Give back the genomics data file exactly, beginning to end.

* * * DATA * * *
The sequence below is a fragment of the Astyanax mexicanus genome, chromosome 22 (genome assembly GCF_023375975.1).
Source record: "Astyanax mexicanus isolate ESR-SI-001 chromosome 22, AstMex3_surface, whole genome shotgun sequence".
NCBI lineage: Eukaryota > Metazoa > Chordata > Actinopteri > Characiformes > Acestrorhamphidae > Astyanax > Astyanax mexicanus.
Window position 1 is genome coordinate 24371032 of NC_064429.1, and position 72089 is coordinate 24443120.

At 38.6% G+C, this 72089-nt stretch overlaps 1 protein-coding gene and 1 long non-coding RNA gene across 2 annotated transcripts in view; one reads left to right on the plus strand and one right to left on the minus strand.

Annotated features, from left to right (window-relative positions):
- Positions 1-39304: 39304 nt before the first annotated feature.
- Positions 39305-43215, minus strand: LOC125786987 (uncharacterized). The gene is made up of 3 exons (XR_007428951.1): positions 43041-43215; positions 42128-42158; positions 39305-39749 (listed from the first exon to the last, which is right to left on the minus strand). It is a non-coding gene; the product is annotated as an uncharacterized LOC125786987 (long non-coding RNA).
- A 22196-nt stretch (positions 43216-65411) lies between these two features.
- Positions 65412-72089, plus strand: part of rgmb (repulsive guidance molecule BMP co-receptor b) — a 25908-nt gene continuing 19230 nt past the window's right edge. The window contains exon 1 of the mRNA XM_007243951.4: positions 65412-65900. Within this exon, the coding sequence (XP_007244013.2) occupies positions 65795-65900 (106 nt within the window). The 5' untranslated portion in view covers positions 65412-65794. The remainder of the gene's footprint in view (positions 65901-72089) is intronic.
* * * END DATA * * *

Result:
The sequence below is a fragment of the Astyanax mexicanus genome, chromosome 22 (genome assembly GCF_023375975.1).
Source record: "Astyanax mexicanus isolate ESR-SI-001 chromosome 22, AstMex3_surface, whole genome shotgun sequence".
NCBI lineage: Eukaryota > Metazoa > Chordata > Actinopteri > Characiformes > Acestrorhamphidae > Astyanax > Astyanax mexicanus.
Window position 1 is genome coordinate 24371032 of NC_064429.1, and position 72089 is coordinate 24443120.

At 38.6% G+C, this 72089-nt stretch overlaps 1 protein-coding gene and 1 long non-coding RNA gene across 2 annotated transcripts in view; one reads left to right on the plus strand and one right to left on the minus strand.

Annotated features, from left to right (window-relative positions):
- Positions 1-39304: 39304 nt before the first annotated feature.
- Positions 39305-43215, minus strand: LOC125786987 (uncharacterized). The gene is made up of 3 exons (XR_007428951.1): positions 43041-43215; positions 42128-42158; positions 39305-39749 (listed from the first exon to the last, which is right to left on the minus strand). It is a non-coding gene; the product is annotated as an uncharacterized LOC125786987 (long non-coding RNA).
- A 22196-nt stretch (positions 43216-65411) lies between these two features.
- Positions 65412-72089, plus strand: part of rgmb (repulsive guidance molecule BMP co-receptor b) — a 25908-nt gene continuing 19230 nt past the window's right edge. The window contains exon 1 of the mRNA XM_007243951.4: positions 65412-65900. Within this exon, the coding sequence (XP_007244013.2) occupies positions 65795-65900 (106 nt within the window). The 5' untranslated portion in view covers positions 65412-65794. The remainder of the gene's footprint in view (positions 65901-72089) is intronic.